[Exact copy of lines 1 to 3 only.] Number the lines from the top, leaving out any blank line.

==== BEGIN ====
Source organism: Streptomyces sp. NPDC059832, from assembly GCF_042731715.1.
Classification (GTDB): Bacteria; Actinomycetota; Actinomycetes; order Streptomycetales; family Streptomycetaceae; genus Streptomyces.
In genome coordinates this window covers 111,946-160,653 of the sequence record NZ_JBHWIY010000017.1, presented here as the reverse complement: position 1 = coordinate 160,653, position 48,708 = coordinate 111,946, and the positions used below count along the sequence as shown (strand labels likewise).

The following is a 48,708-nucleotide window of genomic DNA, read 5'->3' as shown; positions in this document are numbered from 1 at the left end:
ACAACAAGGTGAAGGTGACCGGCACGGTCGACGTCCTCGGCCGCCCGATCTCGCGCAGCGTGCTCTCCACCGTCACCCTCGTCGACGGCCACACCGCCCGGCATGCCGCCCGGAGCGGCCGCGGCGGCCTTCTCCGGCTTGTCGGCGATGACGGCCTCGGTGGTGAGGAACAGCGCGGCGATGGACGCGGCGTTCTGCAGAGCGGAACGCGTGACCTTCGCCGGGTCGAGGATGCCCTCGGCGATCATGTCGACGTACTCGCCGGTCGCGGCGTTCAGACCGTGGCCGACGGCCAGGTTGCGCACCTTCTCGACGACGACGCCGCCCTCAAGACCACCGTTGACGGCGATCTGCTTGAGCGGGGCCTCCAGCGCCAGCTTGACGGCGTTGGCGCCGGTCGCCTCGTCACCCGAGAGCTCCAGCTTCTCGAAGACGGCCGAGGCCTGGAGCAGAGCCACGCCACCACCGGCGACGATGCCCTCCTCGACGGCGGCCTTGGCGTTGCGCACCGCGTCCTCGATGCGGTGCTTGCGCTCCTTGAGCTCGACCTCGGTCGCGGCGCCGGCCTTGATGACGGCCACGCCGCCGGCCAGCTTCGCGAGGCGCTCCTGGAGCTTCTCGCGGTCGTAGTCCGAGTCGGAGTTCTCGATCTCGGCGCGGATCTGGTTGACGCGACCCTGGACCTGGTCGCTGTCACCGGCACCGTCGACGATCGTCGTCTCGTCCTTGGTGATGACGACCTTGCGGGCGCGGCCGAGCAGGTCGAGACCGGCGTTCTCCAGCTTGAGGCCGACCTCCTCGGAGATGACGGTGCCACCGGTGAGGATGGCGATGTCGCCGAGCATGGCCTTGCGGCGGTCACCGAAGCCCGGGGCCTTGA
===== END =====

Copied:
Source organism: Streptomyces sp. NPDC059832, from assembly GCF_042731715.1.
Classification (GTDB): Bacteria; Actinomycetota; Actinomycetes; order Streptomycetales; family Streptomycetaceae; genus Streptomyces.
In genome coordinates this window covers 111,946-160,653 of the sequence record NZ_JBHWIY010000017.1, presented here as the reverse complement: position 1 = coordinate 160,653, position 48,708 = coordinate 111,946, and the positions used below count along the sequence as shown (strand labels likewise).